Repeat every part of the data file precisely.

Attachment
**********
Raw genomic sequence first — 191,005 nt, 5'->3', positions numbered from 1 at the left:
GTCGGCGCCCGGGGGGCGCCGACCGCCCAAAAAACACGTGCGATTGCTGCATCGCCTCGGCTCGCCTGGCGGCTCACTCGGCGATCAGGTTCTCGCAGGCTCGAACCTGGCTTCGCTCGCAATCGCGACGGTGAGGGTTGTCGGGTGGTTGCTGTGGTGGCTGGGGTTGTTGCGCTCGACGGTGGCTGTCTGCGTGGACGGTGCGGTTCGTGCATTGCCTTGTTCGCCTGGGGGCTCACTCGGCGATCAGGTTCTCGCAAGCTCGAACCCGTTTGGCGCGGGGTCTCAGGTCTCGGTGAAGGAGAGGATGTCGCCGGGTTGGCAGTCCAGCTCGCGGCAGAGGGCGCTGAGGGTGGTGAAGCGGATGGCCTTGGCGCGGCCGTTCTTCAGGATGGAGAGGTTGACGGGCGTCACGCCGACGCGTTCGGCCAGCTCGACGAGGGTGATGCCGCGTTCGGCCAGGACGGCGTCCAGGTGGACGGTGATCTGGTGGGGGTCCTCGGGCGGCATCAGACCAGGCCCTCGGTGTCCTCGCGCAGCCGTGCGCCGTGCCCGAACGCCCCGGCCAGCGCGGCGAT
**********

Raw genomic sequence first — 191,005 nt, 5'->3', positions numbered from 1 at the left:
GTCGGCGCCCGGGGGGCGCCGACCGCCCAAAAAACACGTGCGATTGCTGCATCGCCTCGGCTCGCCTGGCGGCTCACTCGGCGATCAGGTTCTCGCAGGCTCGAACCTGGCTTCGCTCGCAATCGCGACGGTGAGGGTTGTCGGGTGGTTGCTGTGGTGGCTGGGGTTGTTGCGCTCGACGGTGGCTGTCTGCGTGGACGGTGCGGTTCGTGCATTGCCTTGTTCGCCTGGGGGCTCACTCGGCGATCAGGTTCTCGCAAGCTCGAACCCGTTTGGCGCGGGGTCTCAGGTCTCGGTGAAGGAGAGGATGTCGCCGGGTTGGCAGTCCAGCTCGCGGCAGAGGGCGCTGAGGGTGGTGAAGCGGATGGCCTTGGCGCGGCCGTTCTTCAGGATGGAGAGGTTGACGGGCGTCACGCCGACGCGTTCGGCCAGCTCGACGAGGGTGATGCCGCGTTCGGCCAGGACGGCGTCCAGGTGGACGGTGATCTGGTGGGGGTCCTCGGGCGGCATCAGACCAGGCCCTCGGTGTCCTCGCGCAGCCGTGCGCCGTGCCCGAACGCCCCGGCCAGCGCGGCGAT